Whilst we are only just starting to roll out GCSEPod, our staff have already asked if it can be made available to our younger students in Grades 6, 7 and 8, equivalent to Years 7, 8 and 9 in the UK.

We have quickly identified GCSEPod as a tool that could be effectively used for students who are ready to be challenged academically.

Moving forward…

With so little time left until the beginning of the summer holidays, however, and with the obvious educational challenges we are facing, we are being realistic about how we utilise GCSEPod in the short-term. This side of the summer holidays it is less about using it as a teaching and learning tool, and more about helping our older students revise for their end of term assessments.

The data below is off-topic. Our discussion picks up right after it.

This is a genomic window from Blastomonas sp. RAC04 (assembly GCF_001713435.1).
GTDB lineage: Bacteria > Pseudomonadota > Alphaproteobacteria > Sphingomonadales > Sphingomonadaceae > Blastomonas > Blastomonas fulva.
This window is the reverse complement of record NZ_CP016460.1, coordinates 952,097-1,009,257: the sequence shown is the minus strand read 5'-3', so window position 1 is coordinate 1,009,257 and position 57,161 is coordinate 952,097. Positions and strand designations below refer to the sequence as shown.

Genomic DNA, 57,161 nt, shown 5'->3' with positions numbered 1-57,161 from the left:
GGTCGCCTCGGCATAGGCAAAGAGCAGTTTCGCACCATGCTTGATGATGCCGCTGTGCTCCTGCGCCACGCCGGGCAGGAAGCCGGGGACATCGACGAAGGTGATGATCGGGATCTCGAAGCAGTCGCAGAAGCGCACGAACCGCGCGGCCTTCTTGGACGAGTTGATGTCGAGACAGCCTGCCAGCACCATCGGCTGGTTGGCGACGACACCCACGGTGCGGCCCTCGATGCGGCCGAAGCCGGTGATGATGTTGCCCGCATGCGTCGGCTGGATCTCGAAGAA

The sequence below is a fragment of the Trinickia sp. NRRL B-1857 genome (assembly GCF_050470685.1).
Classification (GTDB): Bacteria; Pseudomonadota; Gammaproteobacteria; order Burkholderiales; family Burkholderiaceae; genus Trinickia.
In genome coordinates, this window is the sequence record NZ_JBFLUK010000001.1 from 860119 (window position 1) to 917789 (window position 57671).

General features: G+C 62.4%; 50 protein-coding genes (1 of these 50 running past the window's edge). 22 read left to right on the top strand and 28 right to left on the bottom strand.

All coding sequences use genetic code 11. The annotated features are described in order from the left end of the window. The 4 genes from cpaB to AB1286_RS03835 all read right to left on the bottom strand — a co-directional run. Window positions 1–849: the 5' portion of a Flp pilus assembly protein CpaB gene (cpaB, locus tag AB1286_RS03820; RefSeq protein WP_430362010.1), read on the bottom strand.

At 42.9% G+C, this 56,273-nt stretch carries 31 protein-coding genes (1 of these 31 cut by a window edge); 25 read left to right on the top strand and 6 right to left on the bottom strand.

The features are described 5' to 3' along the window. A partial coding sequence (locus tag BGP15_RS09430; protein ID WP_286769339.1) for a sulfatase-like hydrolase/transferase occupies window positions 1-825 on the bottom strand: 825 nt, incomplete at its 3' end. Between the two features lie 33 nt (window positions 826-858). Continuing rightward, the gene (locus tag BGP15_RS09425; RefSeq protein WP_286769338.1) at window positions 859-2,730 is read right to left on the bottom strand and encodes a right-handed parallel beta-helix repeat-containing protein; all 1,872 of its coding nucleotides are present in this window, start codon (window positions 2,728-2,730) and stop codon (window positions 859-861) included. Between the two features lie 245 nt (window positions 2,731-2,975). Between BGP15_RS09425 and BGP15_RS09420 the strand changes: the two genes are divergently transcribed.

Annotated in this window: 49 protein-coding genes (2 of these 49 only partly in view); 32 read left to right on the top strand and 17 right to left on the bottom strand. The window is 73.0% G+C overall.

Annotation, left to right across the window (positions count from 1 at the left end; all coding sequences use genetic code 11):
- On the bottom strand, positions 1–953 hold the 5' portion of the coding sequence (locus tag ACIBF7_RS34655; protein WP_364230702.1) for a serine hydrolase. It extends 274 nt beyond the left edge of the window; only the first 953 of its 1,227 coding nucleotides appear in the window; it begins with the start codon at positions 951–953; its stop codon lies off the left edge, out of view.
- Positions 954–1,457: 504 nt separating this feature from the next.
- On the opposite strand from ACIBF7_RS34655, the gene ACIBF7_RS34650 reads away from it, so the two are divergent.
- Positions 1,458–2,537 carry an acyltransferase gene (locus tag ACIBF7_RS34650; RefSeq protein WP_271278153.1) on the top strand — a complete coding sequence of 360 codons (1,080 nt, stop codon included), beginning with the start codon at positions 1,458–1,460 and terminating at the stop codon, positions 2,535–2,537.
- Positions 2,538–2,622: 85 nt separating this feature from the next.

We will be setting a mix of open book exams, projects, essays and presentations, and GCSEPod will play an important part in ensuring our older students consolidate their knowledge.

Come September when we will hopefully be in a position to reopen The International School, we will begin in earnest integrating GCSEPod as both a learning and revision tool.

Flipped learning where teachers can create video playlists to share and set work ahead of lessons, is something we are very keen to explore.

If we find ourselves in a position where our older students can’t return to school, then GCSEPod will give us the essential back-up we need to remotely create assignments and homework and ensure their learning stays focused and on track.